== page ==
[This is Sharlene writing the majority of this; Uncle Ray’s voice comes at the end of this post.]
I grew up on the mainland. I loved going to Hawaii and spending time with the ‘ohana. I’d keep my Hawaiian aloha going when back home in California. As a kid I adored the yellow book, Pidgin to da Max, and I loved listening to cassette tapes of Frank de Lima’s comedy sketches. I danced hula on & off, as a kid and adult. I have quite a few friends with Hawaiian roots and connections.
I share this because I’m not local or kama’aina (born and raised in Hawaii), but I’m familiar with what’s local. I notice and experience things differently than true locals. I will sometimes write and explain things that would be obvious or maybe uninteresting to locals, and sometimes I may even get things a little wrong (if so, please let me know).
In Hawaii, the culture is to call your peers “braddah” and “sistah” and your parents’ peers “uncle” and “aunty.” So, when you and your dad order poke at Umeke’s, da braddah behind the counter might ask your dad, “Uncle, you like brown or white rice wid dat?”
One time I was in the sitting area at Daleco waiting for a new car battery to be installed. I kept hearing, “Aunty! You like eat Cheetos?” “Aunty, you like?” I finally looked up. Oh, they were talking to ME! The three guys behind the counter were having a snack, and good manners dictated they also offer me some. And now the time has come … I’m in the aunty generation.
My friends’ young daughter once told me, “Aunty, no offense, but my mom and dad said your grey hair makes you look old. But no offense.” I think I caught her by surprise with my response, “So why are you telling me then?” I am old. Older than her and many others; younger than others. A meditation mantra I like comes to mind, one I find particularly helpful in acknowledging and accepting our human condition:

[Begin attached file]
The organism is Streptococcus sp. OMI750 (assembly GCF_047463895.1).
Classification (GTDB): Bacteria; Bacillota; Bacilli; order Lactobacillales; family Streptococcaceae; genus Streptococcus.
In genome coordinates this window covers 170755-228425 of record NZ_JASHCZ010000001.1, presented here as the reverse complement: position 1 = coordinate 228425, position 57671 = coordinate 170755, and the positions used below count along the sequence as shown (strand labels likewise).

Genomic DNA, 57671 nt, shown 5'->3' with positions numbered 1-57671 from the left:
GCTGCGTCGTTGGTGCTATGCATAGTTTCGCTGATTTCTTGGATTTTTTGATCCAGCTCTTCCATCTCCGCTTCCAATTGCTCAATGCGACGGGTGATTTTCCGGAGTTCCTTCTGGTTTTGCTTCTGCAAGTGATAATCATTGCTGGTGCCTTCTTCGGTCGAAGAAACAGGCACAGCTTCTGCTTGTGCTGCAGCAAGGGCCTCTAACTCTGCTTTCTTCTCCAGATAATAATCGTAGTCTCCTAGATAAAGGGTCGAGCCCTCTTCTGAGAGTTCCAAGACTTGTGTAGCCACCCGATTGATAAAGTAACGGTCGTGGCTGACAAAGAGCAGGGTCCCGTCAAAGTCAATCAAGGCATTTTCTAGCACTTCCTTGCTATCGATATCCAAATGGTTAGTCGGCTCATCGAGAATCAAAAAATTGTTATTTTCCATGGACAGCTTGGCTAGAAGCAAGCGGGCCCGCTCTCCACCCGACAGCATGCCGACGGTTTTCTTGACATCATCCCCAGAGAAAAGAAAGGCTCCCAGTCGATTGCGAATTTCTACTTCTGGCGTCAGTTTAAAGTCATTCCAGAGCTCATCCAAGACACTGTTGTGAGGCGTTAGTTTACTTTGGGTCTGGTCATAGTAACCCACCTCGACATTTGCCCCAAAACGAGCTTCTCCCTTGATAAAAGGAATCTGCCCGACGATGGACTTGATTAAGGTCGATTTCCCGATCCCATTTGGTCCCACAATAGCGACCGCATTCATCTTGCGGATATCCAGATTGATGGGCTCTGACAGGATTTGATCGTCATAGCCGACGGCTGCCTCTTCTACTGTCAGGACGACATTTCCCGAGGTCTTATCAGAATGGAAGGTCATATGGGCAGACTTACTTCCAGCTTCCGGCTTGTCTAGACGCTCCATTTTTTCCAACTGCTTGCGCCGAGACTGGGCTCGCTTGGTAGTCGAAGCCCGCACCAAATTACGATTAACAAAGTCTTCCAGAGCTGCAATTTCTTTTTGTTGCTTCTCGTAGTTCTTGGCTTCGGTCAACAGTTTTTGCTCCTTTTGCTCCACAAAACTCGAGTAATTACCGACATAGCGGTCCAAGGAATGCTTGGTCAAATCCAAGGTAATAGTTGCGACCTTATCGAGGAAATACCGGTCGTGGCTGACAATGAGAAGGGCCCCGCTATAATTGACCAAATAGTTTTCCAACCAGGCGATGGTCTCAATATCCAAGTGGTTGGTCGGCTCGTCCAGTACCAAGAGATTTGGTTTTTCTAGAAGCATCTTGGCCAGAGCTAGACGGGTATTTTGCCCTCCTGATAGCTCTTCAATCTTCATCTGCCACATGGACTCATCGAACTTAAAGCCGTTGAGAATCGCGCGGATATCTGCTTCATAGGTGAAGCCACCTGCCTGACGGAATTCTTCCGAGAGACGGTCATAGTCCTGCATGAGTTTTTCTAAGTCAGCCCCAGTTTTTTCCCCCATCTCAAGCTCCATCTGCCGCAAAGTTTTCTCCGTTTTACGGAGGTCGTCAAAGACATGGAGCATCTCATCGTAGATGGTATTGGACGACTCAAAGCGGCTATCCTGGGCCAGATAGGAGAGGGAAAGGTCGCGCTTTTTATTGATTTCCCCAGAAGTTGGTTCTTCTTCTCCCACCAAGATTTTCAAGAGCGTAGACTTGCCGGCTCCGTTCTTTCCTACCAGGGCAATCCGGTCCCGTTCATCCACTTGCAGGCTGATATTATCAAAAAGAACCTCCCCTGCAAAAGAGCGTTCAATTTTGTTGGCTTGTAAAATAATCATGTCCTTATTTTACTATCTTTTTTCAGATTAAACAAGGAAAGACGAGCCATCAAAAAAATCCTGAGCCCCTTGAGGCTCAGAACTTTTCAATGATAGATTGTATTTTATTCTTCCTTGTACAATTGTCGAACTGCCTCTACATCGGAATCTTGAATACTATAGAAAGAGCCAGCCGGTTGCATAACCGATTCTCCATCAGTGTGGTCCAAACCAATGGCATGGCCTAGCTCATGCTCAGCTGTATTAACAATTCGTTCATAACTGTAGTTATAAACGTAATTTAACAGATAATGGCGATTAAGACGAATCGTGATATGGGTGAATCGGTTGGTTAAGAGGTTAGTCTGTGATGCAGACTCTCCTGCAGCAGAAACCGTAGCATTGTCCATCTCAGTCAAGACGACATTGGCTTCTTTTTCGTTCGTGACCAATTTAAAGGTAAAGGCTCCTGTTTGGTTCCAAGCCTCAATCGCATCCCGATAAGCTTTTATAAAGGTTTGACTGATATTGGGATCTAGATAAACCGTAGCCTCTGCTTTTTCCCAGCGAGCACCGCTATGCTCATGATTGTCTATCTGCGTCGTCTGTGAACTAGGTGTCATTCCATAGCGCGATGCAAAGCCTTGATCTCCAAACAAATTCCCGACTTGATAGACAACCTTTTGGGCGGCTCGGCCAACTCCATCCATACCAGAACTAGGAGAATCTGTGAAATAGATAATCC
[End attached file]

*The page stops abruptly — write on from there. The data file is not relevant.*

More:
I am of the nature to age. I am of the nature to get sick. I am of the nature to die.
All this has been a meandering wind-up for the rest of this post and a few upcoming posts. “Uncle Ray” is a Hawaiian uncle, not my blood uncle like Uncle Harold (UH), but a family friend and a peer of Bea’s. During the stay-at-home order (recently loosened to safer-at-home), three of my mom’s generation have been sheltering altogether on their parents’ former coffee farm. I asked them if they had stories to share from the old coffee farm days. Uncle Ray rose to the challenge, giving me several stories.
More Than Just a Coffee Farm“Uncle Ray”
The “coffee land,” as we called the farm, grew more than just coffee. Coffee was the
economic platform on which the family stood. But coffee was only the floor of the
house – the values of a family working together for the good of all created the walls
and roof that sheltered and nurtured the occupants of the house. There were
branches to be pruned, young shoots to be yanked off the tree trunk to prevent
over-growth of branches, fertilizer to be applied, weeds to be dealt with, coffee
berries to be harvested, and the berries to be processed and dried. It was a carefully orchestrated effort with everyone in the family playing a part. The coffee land brewed and fostered robust values of work, ethics, accomplishment, cooperation, appreciation, and enjoyment that created an Arabica brew that was uniquely Kona Coffee.